Thursday, March 9, 2017

Privilege and Perspective

It has been a privilege to spend the past few days in Guatemala. I have already learned so much from the staff members accompanying us on the trip.  For example, Dr. Lauri demonstrated how to properly examine an eye and view the capillaries then allowed for me to practice the technique.  Nurse Stephanie reminded me that the clients are always the priority, no matter what is going on around you.  Stephanie’s actions reminded me of this when triage was a madhouse, but she managed to still provide a young boy, Wilmar, with attention and education while accomplishing other tasks.  Dr. Eric taught me the importance of a smile by always having a smile on his face and announcing how many hugs and kisses he receives in a day.  Rabbi Abie taught me about the brain’s great ability to compensate in incredible ways when sight is involved.  Stephanie Renny emphasized the importance of organization to maintain order, a necessity when several doctors and many many clients are involved.  Finally, Dr. Richard demonstrated caring for the whole person, not solely the physical aspect of a person.  It has been remarkable thus far to see how dedicated and engaged the staff members are, but also my fellow Xavier students.

Each day has been incredible, but today was by far the best.  I had the privilege of spending the morning with Dr. Eric in the pharmacy which allowed for me to further learn about medications, especially the different forms of insulin replacement therapies.  In addition to pharmacy, I was able to play with all the kids, help educate them about proper dental hygiene, and simply hold babies.  Something about holding a child puts all of life’s problems into perspective, especially in Guatemala; the mothers are so trusting and willing here.  Then, in the afternoon, I was afforded the opportunity to shadow Dr. Richard.  Shadowing Dr. Richard was certainly a treat due to his love for education and wealth of knowledge.  He is able to spout of information about cholesterol, thyroids, vascularization, etc. without even having to stop and think.  While I did greatly enjoy learning about Statin medications, the best and worst part of my day occurred during an interaction with a client.  On Monday, I had met a girl only a few months younger than me who loved Twenty-One Pilots, Fergie, and Coldplay, so naturally we rocked out to Fergie.  However, on Wednesday I learned that the same girl was faced with many life difficulties and was having physical symptoms because of it.  It was a hard pill to swallow that I hadn’t seen it on Monday, but it was a reminder that so many people have things going on that others know nothing about.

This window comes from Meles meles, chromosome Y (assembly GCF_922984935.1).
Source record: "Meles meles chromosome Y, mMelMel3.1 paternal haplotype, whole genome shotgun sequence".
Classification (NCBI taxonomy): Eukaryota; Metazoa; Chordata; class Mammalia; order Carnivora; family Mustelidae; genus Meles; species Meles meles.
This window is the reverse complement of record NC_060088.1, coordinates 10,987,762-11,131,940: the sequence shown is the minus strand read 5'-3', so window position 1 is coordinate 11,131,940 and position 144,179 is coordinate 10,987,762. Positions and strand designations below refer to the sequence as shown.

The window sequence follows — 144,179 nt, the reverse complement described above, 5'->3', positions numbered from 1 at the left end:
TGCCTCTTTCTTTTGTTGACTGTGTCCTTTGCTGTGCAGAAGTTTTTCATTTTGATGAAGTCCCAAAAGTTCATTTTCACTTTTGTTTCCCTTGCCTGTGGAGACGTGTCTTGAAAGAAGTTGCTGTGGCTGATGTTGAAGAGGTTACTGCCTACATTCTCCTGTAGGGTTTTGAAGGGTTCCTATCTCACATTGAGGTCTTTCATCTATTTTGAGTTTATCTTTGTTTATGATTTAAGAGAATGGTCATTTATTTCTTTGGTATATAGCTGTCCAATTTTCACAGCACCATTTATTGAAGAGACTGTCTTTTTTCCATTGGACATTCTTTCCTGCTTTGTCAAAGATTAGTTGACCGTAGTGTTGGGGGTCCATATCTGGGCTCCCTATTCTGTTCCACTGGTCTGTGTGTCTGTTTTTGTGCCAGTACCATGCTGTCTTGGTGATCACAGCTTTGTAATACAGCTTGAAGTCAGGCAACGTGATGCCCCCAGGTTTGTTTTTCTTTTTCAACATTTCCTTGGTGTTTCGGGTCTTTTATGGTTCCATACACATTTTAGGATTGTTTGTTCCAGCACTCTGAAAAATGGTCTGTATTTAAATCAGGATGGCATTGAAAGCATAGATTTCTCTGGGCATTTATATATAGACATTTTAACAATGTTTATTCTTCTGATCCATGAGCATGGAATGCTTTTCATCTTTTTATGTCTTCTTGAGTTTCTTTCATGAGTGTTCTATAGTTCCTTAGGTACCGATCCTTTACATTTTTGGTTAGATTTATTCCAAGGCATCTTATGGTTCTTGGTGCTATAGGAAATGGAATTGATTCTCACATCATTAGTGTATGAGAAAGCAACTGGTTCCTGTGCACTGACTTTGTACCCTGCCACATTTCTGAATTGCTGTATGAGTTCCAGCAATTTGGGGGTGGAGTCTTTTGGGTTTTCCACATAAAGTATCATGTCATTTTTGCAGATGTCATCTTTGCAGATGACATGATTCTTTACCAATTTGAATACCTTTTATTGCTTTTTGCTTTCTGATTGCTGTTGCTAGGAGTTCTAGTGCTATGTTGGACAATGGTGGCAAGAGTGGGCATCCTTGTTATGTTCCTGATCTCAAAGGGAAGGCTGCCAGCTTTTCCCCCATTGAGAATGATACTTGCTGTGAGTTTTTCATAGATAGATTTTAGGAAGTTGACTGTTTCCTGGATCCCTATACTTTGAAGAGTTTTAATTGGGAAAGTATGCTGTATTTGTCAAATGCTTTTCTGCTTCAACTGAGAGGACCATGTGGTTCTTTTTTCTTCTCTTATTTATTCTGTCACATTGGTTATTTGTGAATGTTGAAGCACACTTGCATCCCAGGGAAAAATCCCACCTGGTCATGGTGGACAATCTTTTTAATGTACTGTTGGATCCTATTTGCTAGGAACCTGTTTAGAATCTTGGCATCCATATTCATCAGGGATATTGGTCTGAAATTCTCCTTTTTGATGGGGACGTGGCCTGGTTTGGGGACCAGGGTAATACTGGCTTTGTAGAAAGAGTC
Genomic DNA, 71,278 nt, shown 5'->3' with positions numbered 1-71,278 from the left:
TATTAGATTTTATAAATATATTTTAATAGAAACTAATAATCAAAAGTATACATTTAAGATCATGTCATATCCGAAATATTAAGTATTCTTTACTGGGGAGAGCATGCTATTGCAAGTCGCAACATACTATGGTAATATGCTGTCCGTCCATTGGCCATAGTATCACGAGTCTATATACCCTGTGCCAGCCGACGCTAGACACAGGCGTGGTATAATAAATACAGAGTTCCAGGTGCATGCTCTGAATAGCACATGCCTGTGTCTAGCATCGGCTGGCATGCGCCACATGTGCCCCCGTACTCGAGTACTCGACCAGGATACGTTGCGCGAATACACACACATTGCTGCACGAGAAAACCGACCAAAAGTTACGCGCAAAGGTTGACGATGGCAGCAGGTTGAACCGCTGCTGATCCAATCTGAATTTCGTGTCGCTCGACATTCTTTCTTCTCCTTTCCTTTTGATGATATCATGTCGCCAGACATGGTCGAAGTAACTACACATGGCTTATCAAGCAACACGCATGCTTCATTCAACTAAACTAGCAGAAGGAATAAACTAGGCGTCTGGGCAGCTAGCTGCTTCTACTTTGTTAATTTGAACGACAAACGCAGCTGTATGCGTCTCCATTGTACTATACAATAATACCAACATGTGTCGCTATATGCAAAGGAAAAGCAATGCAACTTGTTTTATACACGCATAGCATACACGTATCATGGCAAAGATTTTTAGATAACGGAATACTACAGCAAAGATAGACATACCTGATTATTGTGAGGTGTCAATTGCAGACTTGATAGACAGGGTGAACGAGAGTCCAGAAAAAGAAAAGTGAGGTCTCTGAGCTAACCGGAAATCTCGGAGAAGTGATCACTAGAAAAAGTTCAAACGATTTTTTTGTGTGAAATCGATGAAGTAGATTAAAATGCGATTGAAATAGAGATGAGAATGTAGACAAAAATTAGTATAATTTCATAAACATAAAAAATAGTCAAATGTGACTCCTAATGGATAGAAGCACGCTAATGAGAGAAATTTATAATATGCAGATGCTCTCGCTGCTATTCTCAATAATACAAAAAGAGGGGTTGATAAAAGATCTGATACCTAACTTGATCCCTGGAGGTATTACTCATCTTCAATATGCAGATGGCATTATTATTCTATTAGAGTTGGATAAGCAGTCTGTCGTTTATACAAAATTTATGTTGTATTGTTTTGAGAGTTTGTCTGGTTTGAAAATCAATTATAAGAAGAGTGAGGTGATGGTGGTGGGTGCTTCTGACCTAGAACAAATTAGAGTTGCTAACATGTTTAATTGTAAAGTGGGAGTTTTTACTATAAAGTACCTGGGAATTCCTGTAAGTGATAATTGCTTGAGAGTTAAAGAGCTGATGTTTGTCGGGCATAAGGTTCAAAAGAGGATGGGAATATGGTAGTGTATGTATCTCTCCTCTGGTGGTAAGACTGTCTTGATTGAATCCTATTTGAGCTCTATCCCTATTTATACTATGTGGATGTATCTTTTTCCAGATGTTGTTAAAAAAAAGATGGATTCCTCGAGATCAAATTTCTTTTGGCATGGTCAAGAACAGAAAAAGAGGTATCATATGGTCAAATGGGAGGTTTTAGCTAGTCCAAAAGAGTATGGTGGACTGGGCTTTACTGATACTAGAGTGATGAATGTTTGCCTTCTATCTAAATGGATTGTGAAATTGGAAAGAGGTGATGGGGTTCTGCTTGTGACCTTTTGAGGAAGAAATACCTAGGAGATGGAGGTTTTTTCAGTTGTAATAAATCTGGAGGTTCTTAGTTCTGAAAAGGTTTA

Madeline McGraw

Sweet Little Abraham

Wow. What an incredible three days. Between traveling to a brand new part of the world, with some amazing friends, to finding my sea legs in a small clinic in a new language, I’m exhausted. But a good, tired to my bones after three long hard days of work, tired.  I wouldn’t change this feeling for the world. In fact, I’d give anything to always feel this way.